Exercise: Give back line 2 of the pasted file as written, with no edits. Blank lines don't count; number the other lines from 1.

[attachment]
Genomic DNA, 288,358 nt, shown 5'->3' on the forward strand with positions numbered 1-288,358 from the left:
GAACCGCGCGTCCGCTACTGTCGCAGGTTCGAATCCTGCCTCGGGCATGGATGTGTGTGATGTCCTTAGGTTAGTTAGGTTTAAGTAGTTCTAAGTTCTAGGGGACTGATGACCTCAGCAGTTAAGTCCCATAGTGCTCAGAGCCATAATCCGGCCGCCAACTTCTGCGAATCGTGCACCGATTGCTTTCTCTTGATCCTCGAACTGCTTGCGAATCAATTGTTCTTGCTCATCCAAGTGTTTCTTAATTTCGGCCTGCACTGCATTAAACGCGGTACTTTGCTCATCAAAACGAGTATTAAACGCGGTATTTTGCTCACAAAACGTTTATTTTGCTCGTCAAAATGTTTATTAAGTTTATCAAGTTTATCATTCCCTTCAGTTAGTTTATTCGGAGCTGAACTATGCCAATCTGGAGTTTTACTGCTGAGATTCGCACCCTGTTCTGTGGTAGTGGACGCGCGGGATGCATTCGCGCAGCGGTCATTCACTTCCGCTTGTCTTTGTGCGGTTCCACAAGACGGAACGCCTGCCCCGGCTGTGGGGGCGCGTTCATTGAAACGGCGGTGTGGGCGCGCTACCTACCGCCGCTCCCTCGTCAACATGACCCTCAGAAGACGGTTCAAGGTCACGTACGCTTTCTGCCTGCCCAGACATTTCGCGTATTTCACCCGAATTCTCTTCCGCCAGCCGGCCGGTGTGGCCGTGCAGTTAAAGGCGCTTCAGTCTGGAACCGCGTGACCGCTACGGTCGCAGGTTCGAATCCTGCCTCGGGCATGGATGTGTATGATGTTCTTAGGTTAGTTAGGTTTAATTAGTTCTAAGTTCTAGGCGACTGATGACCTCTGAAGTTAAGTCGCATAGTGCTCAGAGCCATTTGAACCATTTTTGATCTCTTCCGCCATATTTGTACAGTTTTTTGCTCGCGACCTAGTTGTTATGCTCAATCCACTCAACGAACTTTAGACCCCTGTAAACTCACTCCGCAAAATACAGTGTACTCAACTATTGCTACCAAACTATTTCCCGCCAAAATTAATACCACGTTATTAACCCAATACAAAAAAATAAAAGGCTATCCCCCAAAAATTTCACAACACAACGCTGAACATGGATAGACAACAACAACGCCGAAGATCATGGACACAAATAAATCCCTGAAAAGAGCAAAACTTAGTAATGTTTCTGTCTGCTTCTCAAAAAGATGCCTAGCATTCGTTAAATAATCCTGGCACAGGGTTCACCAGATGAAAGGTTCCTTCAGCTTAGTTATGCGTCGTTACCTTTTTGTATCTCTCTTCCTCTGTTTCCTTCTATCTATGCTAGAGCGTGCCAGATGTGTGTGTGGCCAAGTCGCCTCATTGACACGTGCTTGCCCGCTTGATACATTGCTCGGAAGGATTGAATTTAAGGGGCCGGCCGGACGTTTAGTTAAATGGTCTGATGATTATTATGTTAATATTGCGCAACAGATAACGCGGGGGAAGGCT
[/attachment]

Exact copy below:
GAACCGCGCGTCCGCTACTGTCGCAGGTTCGAATCCTGCCTCGGGCATGGATGTGTGTGATGTCCTTAGGTTAGTTAGGTTTAAGTAGTTCTAAGTTCTAGGGGACTGATGACCTCAGCAGTTAAGTCCCATAGTGCTCAGAGCCATAATCCGGCCGCCAACTTCTGCGAATCGTGCACCGATTGCTTTCTCTTGATCCTCGAACTGCTTGCGAATCAATTGTTCTTGCTCATCCAAGTGTTTCTTAATTTCGGCCTGCACTGCATTAAACGCGGTACTTTGCTCATCAAAACGAGTATTAAACGCGGTATTTTGCTCACAAAACGTTTATTTTGCTCGTCAAAATGTTTATTAAGTTTATCAAGTTTATCATTCCCTTCAGTTAGTTTATTCGGAGCTGAACTATGCCAATCTGGAGTTTTACTGCTGAGATTCGCACCCTGTTCTGTGGTAGTGGACGCGCGGGATGCATTCGCGCAGCGGTCATTCACTTCCGCTTGTCTTTGTGCGGTTCCACAAGACGGAACGCCTGCCCCGGCTGTGGGGGCGCGTTCATTGAAACGGCGGTGTGGGCGCGCTACCTACCGCCGCTCCCTCGTCAACATGACCCTCAGAAGACGGTTCAAGGTCACGTACGCTTTCTGCCTGCCCAGACATTTCGCGTATTTCACCCGAATTCTCTTCCGCCAGCCGGCCGGTGTGGCCGTGCAGTTAAAGGCGCTTCAGTCTGGAACCGCGTGACCGCTACGGTCGCAGGTTCGAATCCTGCCTCGGGCATGGATGTGTATGATGTTCTTAGGTTAGTTAGGTTTAATTAGTTCTAAGTTCTAGGCGACTGATGACCTCTGAAGTTAAGTCGCATAGTGCTCAGAGCCATTTGAACCATTTTTGATCTCTTCCGCCATATTTGTACAGTTTTTTGCTCGCGACCTAGTTGTTATGCTCAATCCACTCAACGAACTTTAGACCCCTGTAAACTCACTCCGCAAAATACAGTGTACTCAACTATTGCTACCAAACTATTTCCCGCCAAAATTAATACCACGTTATTAACCCAATACAAAAAAATAAAAGGCTATCCCCCAAAAATTTCACAACACAACGCTGAACATGGATAGACAACAACAACGCCGAAGATCATGGACACAAATAAATCCCTGAAAAGAGCAAAACTTAGTAATGTTTCTGTCTGCTTCTCAAAAAGATGCCTAGCATTCGTTAAATAATCCTGGCACAGGGTTCACCAGATGAAAGGTTCCTTCAGCTTAGTTATGCGTCGTTACCTTTTTGTATCTCTCTTCCTCTGTTTCCTTCTATCTATGCTAGAGCGTGCCAGATGTGTGTGTGGCCAAGTCGCCTCATTGACACGTGCTTGCCCGCTTGATACATTGCTCGGAAGGATTGAATTTAAGGGGCCGGCCGGACGTTTAGTTAAATGGTCTGATGATTATTATGTTAATATTGCGCAACAGATAACGCGGGGGAAGGCT